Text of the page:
Bude adopts budget with no new taxes

by Sean Dunlap

A majority of the Bude Board of Aldermen voted on Thursday, Sept. 15 to adopt the town’s budget for fiscal year 2023 — without raising ad valorem taxes, which had been suggested during planning for the revenue and spending proposal.

Town officials had originally floated the idea of increasing taxes by 5 mills, but that effort was shelved after residents responded negatively to the proposal during an August public hearing.

From there, the town ran out of time to suggest any alternative tax increase before the budget had to be established.
The town’s overall budget of $423,374 includes $131,735 in ad valorem tax revenue for the fiscal year that runs from Oct. 1, 2022 through Sept. 30, 2023.

Four aldermen — James Griffith, Norma Kelly, John Knight and Jeffrey Quick — voted to approve the budget while Alderman Jillian Dunmore voted against the plan.

In terms of revenue, Bude officials estimated income to include the following: $2,400 from licenses and permits; $106,000 from state-shared resources; $24,600 in rent; $2,500 in recovery-refunds-reimbursements; $6,000 in fines and court costs; $1,500 in other revenue; and $63,900 in miscellaneous funds.

The total town officials anticipate receiving from all sources other than taxation stood at $206,900 with the municipality having a starting on-hand cash and investment balance of $84,739.

On the expense side, the town anticipates spending a total of $347,135 during the new fiscal year.

Of that amount, $240,585 will go towards general government services; $99,000 for the police department; $4,550 for the volunteer fire department; and $3,000 for public works.

Ancillary budget items that were also approved during the meeting included: $5,700 in fire rebate funds; $35,000 for the town’s modernization fund; and $1,500 in ARPA — American Rescue Plan Act — funds.

The town’s water and sewer systems budget anticipates revenues totaling $251,316 along with $7,400 in miscellaneous funding for FY 2023.

The municipal water and sewer operation also had a beginning cash and investment balance of $78,197.

Expenditures were predicted to consume $251,316 — with $110,500 being spent on personnel services while $140,816 will be directed toward consumable supplies, contractual services and capital outlay.

In setting the town’s millage rate, aldermen opted to keep the same ad valorem tax structure for another year.

Bude assesses 34.10 mills in tax to support municipal government — of which 30.5 mills goes to the town’s general fund, .25 mills is earmarked for the fire department and 3.35 mills goes toward a special street fund.

Just before adopting the final budget and tax levy, Mayor Linda Green broached the subject of a cost-of-living pay increase for members of the town’s maintenance staff and court clerk.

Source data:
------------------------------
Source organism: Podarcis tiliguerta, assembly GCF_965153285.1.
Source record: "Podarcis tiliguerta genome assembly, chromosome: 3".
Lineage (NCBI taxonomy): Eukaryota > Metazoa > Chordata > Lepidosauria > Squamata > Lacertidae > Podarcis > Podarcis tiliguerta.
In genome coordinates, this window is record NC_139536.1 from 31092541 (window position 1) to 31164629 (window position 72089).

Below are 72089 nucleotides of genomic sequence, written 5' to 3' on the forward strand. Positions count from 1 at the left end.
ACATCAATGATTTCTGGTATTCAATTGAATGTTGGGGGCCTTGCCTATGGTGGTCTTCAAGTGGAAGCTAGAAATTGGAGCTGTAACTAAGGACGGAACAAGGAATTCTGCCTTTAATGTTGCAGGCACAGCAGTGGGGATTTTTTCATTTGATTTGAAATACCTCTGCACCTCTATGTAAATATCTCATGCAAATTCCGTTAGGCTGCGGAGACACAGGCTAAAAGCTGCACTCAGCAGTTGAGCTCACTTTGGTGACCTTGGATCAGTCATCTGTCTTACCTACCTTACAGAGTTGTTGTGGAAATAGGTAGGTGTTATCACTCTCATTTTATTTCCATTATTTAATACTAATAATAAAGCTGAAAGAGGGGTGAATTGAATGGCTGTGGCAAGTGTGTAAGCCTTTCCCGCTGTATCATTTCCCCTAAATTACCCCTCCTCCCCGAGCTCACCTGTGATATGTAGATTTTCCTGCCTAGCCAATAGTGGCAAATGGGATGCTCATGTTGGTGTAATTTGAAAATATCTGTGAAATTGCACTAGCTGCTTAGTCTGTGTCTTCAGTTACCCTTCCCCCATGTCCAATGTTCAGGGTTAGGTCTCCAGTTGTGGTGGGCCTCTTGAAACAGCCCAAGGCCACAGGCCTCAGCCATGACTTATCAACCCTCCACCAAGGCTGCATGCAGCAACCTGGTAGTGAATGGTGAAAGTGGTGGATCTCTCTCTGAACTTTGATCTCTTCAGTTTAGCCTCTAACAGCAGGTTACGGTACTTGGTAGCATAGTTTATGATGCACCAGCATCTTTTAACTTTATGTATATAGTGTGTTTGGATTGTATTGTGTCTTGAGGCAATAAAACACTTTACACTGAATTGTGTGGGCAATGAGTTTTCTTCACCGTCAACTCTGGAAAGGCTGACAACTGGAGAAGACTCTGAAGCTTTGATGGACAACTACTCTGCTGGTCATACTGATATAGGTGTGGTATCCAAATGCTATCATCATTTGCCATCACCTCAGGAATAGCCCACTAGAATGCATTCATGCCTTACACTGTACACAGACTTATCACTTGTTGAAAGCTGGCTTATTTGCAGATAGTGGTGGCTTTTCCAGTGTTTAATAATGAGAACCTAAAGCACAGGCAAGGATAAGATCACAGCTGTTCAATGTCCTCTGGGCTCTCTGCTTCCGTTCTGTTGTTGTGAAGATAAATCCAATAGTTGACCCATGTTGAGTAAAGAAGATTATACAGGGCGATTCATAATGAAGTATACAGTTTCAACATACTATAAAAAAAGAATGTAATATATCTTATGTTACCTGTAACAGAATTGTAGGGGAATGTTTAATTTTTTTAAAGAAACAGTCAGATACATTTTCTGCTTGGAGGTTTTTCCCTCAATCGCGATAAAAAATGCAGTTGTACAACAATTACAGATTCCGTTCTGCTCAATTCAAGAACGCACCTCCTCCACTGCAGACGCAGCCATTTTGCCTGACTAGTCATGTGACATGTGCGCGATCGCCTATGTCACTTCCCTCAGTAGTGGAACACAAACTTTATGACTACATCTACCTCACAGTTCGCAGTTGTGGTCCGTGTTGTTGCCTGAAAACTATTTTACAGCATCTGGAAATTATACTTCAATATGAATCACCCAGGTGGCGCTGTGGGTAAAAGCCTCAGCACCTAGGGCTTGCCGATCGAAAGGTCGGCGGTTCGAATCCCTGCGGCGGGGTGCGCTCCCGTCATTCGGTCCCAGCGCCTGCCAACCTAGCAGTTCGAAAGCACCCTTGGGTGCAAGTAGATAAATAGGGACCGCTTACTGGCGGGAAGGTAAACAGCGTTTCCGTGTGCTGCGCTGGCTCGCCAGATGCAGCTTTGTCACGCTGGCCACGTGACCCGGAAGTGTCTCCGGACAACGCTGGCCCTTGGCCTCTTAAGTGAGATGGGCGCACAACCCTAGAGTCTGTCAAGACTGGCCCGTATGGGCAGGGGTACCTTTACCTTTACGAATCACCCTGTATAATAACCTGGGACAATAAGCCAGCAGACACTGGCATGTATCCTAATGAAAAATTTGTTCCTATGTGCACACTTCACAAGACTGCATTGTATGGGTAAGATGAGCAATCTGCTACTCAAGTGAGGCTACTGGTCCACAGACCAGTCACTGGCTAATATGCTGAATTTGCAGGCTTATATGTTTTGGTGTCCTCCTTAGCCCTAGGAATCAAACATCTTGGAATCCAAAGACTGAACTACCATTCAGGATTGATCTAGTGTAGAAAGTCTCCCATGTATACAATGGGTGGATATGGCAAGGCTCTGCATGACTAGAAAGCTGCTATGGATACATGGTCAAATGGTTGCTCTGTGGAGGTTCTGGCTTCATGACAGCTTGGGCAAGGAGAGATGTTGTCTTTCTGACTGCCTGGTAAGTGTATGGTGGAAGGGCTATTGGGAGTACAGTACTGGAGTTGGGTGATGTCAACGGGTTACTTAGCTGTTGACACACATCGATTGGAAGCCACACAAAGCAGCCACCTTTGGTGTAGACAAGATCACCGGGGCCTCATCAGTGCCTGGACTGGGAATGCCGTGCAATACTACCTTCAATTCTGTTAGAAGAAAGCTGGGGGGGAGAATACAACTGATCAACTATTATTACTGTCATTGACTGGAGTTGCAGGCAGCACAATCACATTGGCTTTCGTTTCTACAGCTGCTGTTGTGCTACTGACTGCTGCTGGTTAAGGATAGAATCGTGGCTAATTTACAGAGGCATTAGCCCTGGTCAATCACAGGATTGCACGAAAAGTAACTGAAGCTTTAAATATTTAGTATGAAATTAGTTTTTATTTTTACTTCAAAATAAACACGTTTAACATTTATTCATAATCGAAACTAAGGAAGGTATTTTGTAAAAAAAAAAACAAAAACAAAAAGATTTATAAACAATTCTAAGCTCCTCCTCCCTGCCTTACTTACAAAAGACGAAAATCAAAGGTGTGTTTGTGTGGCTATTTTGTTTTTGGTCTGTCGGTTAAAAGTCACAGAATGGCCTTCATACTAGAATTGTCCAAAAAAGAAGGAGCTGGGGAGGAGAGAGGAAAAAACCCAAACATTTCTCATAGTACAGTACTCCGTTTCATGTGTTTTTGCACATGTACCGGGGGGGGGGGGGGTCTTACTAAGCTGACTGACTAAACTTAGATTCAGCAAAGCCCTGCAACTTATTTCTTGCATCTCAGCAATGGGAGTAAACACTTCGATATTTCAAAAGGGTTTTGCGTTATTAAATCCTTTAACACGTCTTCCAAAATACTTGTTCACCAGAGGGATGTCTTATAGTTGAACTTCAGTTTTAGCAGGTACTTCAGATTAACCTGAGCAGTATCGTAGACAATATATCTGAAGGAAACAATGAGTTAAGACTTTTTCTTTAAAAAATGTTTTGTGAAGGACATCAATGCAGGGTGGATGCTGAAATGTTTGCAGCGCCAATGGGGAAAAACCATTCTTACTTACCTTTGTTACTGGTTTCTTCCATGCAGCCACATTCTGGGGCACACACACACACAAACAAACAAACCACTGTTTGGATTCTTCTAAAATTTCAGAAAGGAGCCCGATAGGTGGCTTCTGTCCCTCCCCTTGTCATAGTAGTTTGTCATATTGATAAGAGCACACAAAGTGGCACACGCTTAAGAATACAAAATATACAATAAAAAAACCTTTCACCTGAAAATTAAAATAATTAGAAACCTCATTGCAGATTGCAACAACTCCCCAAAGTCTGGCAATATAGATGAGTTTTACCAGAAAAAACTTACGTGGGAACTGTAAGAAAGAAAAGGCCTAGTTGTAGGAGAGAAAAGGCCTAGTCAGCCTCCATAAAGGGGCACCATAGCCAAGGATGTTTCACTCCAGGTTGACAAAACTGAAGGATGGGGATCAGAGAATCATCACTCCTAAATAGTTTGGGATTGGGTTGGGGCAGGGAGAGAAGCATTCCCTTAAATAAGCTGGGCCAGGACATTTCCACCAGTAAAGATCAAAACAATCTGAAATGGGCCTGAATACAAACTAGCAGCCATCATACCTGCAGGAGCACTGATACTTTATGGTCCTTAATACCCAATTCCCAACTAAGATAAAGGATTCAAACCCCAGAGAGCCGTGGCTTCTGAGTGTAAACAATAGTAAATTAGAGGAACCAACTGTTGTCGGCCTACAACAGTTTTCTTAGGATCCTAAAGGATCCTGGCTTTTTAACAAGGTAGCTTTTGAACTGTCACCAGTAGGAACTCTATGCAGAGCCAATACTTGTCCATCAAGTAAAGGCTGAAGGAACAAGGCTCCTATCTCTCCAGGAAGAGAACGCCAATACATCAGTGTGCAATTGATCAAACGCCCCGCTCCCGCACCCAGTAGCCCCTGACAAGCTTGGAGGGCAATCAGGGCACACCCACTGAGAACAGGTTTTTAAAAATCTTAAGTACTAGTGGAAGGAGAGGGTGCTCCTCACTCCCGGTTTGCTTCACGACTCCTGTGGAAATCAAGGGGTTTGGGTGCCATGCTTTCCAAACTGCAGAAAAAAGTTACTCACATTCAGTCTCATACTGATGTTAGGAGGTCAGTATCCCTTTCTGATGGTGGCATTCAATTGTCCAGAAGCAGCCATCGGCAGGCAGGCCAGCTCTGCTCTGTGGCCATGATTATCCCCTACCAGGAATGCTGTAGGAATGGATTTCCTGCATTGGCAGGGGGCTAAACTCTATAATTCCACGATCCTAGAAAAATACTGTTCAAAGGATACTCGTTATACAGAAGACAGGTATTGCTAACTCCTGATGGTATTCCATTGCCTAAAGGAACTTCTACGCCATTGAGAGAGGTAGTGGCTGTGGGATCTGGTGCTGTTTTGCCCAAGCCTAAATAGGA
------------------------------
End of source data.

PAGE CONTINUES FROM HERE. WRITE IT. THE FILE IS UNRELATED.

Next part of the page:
“There haven’t been any raises for workers like Jeremy Flowers in five years and Elvia Brown in three years,” Green told the panel.

Board attorney Mary Kathryn Williamson pointed out the budget, as presented, was balanced did not include any pay increases. She suggested the panel look at trimming some things to make room for any compensation increases.

“Somebody will have to make the changes to balance it because this budget has to be adopted tonight,” Williamson said of the proposal.
Griffith said he was skeptical of any pay increase for town maintenance workers as he cited examples of numerous streets with potholes.

Green responded the town had been waiting to take delivery of asphalt that had been ordered for pothole repairs, but had not been delivered.

“We’re being told they can’t get (the asphalt in) so we can’t’ blame our workers for that,” Green went on to say.

Griffith said many of the holes in town streets didn’t just recently happen and had been seen and overlooked for years.

“We’re trying to go backwards instead of going forwards when we do all this arguing,” Kelly interjected as discussions became heated between board members.

Dunmore also used the opportunity to broach the subject of overtime for town workers, noting leaders will eventually have to address that matter from a budgetary standpoint.

After a lengthy discussion and finding the dollars to support the issue, the board settled on a $1 per hour raise for the three town employees effective with the start of the new fiscal year.

In other action to come before the board during the special called meeting, the panel:

• Discussed the purchase of a service contract with Consolidated Pipe and Supply for equipment associated with digital water meter readings.

Williamson said the annual maintenance plan would reportedly cost the town about $1,600 per year, but noted if the equipment failed it would cost in the neighborhood of $7,000 to replace.

The panel voted to approve the service contract.

• Focused on seeking assistance for a myriad of public infrastructure project needs through American Rescue Plan Act matching funds.

Officials approved applying for projects such as sanitary sewer collection system improvements north of the railroad tracks and water main replacement on River Road through the state-sanctioned grant program.

The next meeting for the Bude Board of Aldermen is scheduled for 6 p.m., Tuesday, Oct. 4 at town hall and is open to the public.